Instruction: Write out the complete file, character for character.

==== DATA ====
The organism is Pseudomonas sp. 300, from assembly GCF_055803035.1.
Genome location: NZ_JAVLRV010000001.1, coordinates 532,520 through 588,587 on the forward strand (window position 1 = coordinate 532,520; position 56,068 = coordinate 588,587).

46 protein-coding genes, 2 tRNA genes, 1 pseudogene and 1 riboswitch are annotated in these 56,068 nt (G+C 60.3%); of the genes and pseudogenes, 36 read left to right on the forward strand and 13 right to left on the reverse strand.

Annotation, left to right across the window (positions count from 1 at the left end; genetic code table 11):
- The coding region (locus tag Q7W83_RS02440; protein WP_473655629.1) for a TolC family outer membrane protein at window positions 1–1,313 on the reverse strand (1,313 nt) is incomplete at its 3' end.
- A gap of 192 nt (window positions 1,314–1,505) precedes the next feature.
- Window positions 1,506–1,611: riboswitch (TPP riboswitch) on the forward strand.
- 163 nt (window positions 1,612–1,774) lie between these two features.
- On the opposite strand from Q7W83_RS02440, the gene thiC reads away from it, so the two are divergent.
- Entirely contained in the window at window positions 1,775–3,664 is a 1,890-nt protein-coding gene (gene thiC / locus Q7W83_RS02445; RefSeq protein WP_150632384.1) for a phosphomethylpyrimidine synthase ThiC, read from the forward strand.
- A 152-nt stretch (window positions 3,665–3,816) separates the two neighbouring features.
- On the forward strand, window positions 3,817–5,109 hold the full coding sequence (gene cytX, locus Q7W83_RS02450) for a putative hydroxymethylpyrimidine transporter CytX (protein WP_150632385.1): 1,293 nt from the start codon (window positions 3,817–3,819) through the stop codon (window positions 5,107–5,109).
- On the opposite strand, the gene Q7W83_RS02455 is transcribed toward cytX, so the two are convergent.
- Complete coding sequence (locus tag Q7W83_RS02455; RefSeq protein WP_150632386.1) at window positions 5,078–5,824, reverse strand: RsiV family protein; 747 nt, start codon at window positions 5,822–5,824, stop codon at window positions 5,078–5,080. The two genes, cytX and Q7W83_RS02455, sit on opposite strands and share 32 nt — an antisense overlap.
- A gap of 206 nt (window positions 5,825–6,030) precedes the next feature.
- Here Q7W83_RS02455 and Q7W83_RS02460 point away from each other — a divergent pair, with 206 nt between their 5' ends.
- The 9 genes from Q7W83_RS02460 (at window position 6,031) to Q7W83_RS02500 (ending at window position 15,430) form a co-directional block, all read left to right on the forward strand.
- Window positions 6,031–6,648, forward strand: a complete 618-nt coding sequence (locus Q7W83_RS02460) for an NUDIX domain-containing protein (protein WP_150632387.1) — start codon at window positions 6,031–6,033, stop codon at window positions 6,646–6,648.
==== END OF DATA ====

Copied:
The organism is Pseudomonas sp. 300, from assembly GCF_055803035.1.
Genome location: NZ_JAVLRV010000001.1, coordinates 532,520 through 588,587 on the forward strand (window position 1 = coordinate 532,520; position 56,068 = coordinate 588,587).

46 protein-coding genes, 2 tRNA genes, 1 pseudogene and 1 riboswitch are annotated in these 56,068 nt (G+C 60.3%); of the genes and pseudogenes, 36 read left to right on the forward strand and 13 right to left on the reverse strand.

Annotation, left to right across the window (positions count from 1 at the left end; genetic code table 11):
- The coding region (locus tag Q7W83_RS02440; protein WP_473655629.1) for a TolC family outer membrane protein at window positions 1–1,313 on the reverse strand (1,313 nt) is incomplete at its 3' end.
- A gap of 192 nt (window positions 1,314–1,505) precedes the next feature.
- Window positions 1,506–1,611: riboswitch (TPP riboswitch) on the forward strand.
- 163 nt (window positions 1,612–1,774) lie between these two features.
- On the opposite strand from Q7W83_RS02440, the gene thiC reads away from it, so the two are divergent.
- Entirely contained in the window at window positions 1,775–3,664 is a 1,890-nt protein-coding gene (gene thiC / locus Q7W83_RS02445; RefSeq protein WP_150632384.1) for a phosphomethylpyrimidine synthase ThiC, read from the forward strand.
- A 152-nt stretch (window positions 3,665–3,816) separates the two neighbouring features.
- On the forward strand, window positions 3,817–5,109 hold the full coding sequence (gene cytX, locus Q7W83_RS02450) for a putative hydroxymethylpyrimidine transporter CytX (protein WP_150632385.1): 1,293 nt from the start codon (window positions 3,817–3,819) through the stop codon (window positions 5,107–5,109).
- On the opposite strand, the gene Q7W83_RS02455 is transcribed toward cytX, so the two are convergent.
- Complete coding sequence (locus tag Q7W83_RS02455; RefSeq protein WP_150632386.1) at window positions 5,078–5,824, reverse strand: RsiV family protein; 747 nt, start codon at window positions 5,822–5,824, stop codon at window positions 5,078–5,080. The two genes, cytX and Q7W83_RS02455, sit on opposite strands and share 32 nt — an antisense overlap.
- A gap of 206 nt (window positions 5,825–6,030) precedes the next feature.
- Here Q7W83_RS02455 and Q7W83_RS02460 point away from each other — a divergent pair, with 206 nt between their 5' ends.
- The 9 genes from Q7W83_RS02460 (at window position 6,031) to Q7W83_RS02500 (ending at window position 15,430) form a co-directional block, all read left to right on the forward strand.
- Window positions 6,031–6,648, forward strand: a complete 618-nt coding sequence (locus Q7W83_RS02460) for an NUDIX domain-containing protein (protein WP_150632387.1) — start codon at window positions 6,031–6,033, stop codon at window positions 6,646–6,648.